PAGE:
Recognised as a distinct type of supernova in the early 1940s, Type II (SNII) are characterised by hydrogen emission in their spectra, and light curve shapes that differ significantly from those of Type I supernovae. SNII are sub-classified depending on whether their light curves show a linear decline after maximum (SNII-L) or a plateau phase (SNII-P) where the brightness remains constant for an extended period of time. The peak brightness of all SNII is several magnitudes fainter than that of a Type Ia supernova (SNIa), but while SNII-P show a large dispersion in their maximum brightness, the peak brightnesses of SNII-L are nearly uniform at 2.5 magnitudes fainter than a SNIa.
Like Type Ib and Type Ic supernovae, SNII are only found in regions of star formation, indicating that they result from the core-collapse of massive stars. The key difference between the three types of core-collapse supernovae is whether they have retained their outer envelopes of hydrogen and helium gas prior to the explosion. The progenitors of SNII have retained both their hydrogen and helium layers, the progenitors of Type Ib supernovae (SNIb) have lost the hydrogen envelope but retain a helium envelope, and progenitors of Type Ic supernovae (SNIc) have lost both the hydrogen and helium envelopes before the core-collapse. Further evidence of a common origin for SNII and SNIb results from observations which show that a very small fraction of SNII turn into SNIb at late times.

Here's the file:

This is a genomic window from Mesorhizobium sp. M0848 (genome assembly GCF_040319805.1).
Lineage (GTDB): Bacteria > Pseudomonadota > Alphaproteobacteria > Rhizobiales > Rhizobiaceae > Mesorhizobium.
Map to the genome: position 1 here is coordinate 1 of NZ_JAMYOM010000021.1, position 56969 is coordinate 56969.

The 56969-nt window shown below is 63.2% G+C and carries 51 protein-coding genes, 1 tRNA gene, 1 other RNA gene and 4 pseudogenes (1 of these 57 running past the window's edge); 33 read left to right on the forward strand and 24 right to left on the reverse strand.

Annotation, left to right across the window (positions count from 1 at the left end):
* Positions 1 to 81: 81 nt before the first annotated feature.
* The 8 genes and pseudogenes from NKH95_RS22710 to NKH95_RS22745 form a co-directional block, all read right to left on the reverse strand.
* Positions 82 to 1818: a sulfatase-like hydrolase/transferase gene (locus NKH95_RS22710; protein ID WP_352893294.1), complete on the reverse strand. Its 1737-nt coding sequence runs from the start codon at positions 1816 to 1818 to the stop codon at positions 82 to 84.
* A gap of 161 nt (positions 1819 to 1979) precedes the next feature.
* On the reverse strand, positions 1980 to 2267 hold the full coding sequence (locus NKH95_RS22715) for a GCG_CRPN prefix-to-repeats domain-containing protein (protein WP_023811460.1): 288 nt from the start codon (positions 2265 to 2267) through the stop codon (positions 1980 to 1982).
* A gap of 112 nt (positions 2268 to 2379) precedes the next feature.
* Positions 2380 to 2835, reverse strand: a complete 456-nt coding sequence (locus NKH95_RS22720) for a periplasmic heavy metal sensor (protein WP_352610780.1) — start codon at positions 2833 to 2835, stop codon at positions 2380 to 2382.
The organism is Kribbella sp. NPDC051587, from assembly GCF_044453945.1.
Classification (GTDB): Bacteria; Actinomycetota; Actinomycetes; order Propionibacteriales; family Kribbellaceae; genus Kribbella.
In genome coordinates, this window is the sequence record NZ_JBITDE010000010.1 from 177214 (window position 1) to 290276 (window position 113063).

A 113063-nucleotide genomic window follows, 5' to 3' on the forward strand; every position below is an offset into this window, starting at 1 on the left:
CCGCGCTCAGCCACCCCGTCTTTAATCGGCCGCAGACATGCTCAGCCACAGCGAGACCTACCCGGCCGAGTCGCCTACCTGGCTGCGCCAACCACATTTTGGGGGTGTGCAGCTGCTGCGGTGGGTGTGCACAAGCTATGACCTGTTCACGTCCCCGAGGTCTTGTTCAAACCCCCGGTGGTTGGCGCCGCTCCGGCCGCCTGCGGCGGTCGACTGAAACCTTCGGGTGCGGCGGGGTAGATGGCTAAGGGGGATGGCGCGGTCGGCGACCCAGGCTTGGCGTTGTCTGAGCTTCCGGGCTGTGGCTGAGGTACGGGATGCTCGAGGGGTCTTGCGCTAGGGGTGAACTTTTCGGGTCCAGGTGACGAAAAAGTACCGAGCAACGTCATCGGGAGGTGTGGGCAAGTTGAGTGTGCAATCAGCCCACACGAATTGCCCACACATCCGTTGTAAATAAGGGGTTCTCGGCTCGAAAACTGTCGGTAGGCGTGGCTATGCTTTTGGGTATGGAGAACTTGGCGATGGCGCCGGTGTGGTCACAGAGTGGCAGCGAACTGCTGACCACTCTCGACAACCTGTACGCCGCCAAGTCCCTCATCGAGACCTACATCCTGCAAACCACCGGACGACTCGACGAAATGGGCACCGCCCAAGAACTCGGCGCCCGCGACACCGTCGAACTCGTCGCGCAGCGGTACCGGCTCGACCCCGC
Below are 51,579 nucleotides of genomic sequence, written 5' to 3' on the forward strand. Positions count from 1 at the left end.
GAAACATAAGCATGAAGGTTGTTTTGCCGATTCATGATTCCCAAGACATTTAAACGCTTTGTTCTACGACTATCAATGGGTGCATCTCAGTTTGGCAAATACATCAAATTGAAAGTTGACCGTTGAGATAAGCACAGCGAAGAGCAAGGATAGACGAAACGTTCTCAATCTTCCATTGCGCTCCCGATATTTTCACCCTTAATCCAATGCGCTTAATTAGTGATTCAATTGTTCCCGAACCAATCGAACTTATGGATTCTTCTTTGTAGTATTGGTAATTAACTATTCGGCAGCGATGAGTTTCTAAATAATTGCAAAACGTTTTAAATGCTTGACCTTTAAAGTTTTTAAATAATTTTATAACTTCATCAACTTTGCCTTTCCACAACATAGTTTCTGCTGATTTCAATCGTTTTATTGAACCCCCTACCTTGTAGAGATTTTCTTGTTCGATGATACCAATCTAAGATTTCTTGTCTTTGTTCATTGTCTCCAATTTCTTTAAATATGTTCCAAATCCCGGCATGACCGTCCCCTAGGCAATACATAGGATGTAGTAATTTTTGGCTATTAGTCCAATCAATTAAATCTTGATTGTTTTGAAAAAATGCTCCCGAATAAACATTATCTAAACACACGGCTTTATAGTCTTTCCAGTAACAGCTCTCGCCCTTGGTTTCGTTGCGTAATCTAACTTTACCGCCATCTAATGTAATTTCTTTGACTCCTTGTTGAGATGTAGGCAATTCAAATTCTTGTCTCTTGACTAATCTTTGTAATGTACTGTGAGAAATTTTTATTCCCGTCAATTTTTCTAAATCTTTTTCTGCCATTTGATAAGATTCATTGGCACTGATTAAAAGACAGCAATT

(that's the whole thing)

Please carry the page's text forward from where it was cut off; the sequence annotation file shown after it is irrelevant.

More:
Unlike SNIa where nothing remains after the explosion, SNII tend to form supernova remnants of ejected stellar material which surround either a neutron star or pulsar (if the core mass is less than about 3 solar masses), or a black hole. The ejected material is rich in heavy elements synthesised during the explosion making SNII one of the principal sources for heavy elements in the Universe.